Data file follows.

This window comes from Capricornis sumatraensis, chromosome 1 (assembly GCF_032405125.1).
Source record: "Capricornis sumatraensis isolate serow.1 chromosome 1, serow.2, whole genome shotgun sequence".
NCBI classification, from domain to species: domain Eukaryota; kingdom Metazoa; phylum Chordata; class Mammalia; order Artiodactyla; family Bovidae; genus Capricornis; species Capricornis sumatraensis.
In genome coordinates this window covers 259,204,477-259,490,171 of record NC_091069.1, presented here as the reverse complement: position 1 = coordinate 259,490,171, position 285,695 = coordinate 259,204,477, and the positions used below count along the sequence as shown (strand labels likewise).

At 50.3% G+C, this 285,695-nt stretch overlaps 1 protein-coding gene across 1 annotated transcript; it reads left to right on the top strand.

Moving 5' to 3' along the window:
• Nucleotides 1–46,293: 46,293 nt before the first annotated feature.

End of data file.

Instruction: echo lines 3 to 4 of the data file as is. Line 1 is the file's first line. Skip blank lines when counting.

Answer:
NCBI classification, from domain to species: domain Eukaryota; kingdom Metazoa; phylum Chordata; class Mammalia; order Artiodactyla; family Bovidae; genus Capricornis; species Capricornis sumatraensis.
In genome coordinates this window covers 259,204,477-259,490,171 of record NC_091069.1, presented here as the reverse complement: position 1 = coordinate 259,490,171, position 285,695 = coordinate 259,204,477, and the positions used below count along the sequence as shown (strand labels likewise).